//     article.Authors.Remove,
//     authorCache.Remove);
protected void SaveChanges<T>(T arg, params Action<T>[] rollbacks)
{
    try { this._db.SaveChanges(); }
    catch (Exception e)
    {
        Console.WriteLine("Error: " + e);
        foreach (var rollback in rollbacks) rollback(arg);
    }
}
share|improve this answer
    
You need to add the arg parameter. –  George Duckett Oct 10 '11 at 14:34
    
where the arg came from? –  hungryMind Oct 10 '11 at 14:35
    
I like this, very straight forward. Would it be possible to send multiple Actions? –  bflemi3 Oct 10 '11 at 14:36
1  
Sure, you could take an IEnumerable<Action<T>> or your Action<T> itself could specify any number of things to call, like x => { doA(x); doB(x); doC(x); } –  James Michael Hare Oct 10 '11 at 14:40
    
@GeorgeDuckett: thanks, I intuited it to be mlaObject. But that may not be the case on a second read. –  user7116 Oct 10 '11 at 14:55

UPDATE I was a little unclear from your question if the arg passed in is being used anywhere else in the method, it doesn't look like it is, so you can just take an Action and use a lambda to specify the delegate to call with the captured argument:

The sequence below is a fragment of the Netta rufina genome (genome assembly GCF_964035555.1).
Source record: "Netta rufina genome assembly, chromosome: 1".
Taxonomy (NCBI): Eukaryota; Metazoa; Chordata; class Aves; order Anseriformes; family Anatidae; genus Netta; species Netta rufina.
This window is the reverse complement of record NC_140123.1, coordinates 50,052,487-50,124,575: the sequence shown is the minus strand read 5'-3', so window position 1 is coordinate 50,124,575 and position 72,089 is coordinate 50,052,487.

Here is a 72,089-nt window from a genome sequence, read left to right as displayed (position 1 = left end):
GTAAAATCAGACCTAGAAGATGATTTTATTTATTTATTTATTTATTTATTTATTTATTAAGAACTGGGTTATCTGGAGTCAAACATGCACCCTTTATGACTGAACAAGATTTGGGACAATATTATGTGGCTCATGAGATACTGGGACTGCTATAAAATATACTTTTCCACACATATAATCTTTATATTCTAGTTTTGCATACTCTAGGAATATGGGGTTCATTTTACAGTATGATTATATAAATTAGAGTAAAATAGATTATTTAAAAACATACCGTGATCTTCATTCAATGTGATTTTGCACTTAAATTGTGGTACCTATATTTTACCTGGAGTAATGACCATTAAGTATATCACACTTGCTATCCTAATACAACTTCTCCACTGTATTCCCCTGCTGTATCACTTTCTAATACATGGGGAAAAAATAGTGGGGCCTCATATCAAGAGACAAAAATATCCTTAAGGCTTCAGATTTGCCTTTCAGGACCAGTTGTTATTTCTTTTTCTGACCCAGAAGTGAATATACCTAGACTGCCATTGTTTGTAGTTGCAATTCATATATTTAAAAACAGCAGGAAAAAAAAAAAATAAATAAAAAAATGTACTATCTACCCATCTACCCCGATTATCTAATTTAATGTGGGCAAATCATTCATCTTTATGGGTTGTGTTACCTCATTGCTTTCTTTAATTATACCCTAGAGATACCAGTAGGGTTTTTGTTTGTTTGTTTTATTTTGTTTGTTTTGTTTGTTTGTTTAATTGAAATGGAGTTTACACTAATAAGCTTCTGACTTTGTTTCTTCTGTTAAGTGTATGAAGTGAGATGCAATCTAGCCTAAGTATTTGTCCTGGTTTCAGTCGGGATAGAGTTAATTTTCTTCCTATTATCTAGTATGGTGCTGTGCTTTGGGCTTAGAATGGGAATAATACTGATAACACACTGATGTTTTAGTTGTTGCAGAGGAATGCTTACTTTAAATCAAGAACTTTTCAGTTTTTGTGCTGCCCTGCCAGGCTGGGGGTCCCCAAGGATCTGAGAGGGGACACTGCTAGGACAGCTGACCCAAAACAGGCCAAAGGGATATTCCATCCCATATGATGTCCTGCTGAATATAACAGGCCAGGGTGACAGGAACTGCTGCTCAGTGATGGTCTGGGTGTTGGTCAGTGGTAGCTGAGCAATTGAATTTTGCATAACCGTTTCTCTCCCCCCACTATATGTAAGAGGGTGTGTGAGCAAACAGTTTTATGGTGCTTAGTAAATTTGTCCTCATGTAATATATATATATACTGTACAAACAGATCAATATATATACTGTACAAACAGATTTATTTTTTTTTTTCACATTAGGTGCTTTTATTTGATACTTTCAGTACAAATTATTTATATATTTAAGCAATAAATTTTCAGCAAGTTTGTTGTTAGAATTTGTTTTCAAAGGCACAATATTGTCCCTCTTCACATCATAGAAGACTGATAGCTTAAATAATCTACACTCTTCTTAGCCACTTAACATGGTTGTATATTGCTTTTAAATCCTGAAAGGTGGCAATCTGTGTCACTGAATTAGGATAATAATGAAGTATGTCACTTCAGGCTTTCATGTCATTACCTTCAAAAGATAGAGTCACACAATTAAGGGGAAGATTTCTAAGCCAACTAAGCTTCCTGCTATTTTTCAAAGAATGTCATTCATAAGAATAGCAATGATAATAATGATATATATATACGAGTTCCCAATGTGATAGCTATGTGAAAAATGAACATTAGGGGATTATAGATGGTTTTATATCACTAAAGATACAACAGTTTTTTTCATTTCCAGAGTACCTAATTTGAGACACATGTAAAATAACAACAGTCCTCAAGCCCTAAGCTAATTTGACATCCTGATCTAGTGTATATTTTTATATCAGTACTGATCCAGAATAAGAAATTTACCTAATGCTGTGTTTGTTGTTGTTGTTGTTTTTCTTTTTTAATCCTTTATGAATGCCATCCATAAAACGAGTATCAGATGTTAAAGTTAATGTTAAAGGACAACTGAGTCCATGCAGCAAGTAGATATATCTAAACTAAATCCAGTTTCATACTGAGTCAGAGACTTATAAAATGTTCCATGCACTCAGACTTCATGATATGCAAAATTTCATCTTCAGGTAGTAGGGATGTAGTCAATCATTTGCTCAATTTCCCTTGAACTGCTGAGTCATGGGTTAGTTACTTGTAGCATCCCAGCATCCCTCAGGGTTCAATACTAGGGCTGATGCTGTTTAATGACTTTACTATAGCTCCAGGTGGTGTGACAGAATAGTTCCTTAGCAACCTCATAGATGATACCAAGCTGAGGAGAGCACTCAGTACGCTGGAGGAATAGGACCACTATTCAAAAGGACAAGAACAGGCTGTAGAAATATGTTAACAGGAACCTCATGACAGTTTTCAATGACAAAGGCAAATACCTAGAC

protected void SaveChanges<T, TArg>(T mlaObject, TArg arg, Action undoFunction)
    where T : WebObject
{
    try { this._db.SaveChanges(); }
    catch (Exception e)
    {
        Console.WriteLine("Error: " + e);
        undoFunction();
    }
}

To which you can pass:

SaveChanges(article, () => article.Authors.Remove(person));

Or if it's the myObj itself, in which case (as sixlettervariables already answered) you can just pass it back in a delegate as per his code.

Or, whether the arg is different from mlaObject and you want to also do other things on it in the code, in which case you could do:

protected void SaveChanges<T, TArg>(T mlaObject, TArg arg, Action undoFunction)
    where T : WebObject
{
    try { this._db.SaveChanges(); }
    catch (Exception e)
    {
        Console.WriteLine("Error: " + e);
        undoFunction(arg);
    }
}

And then have: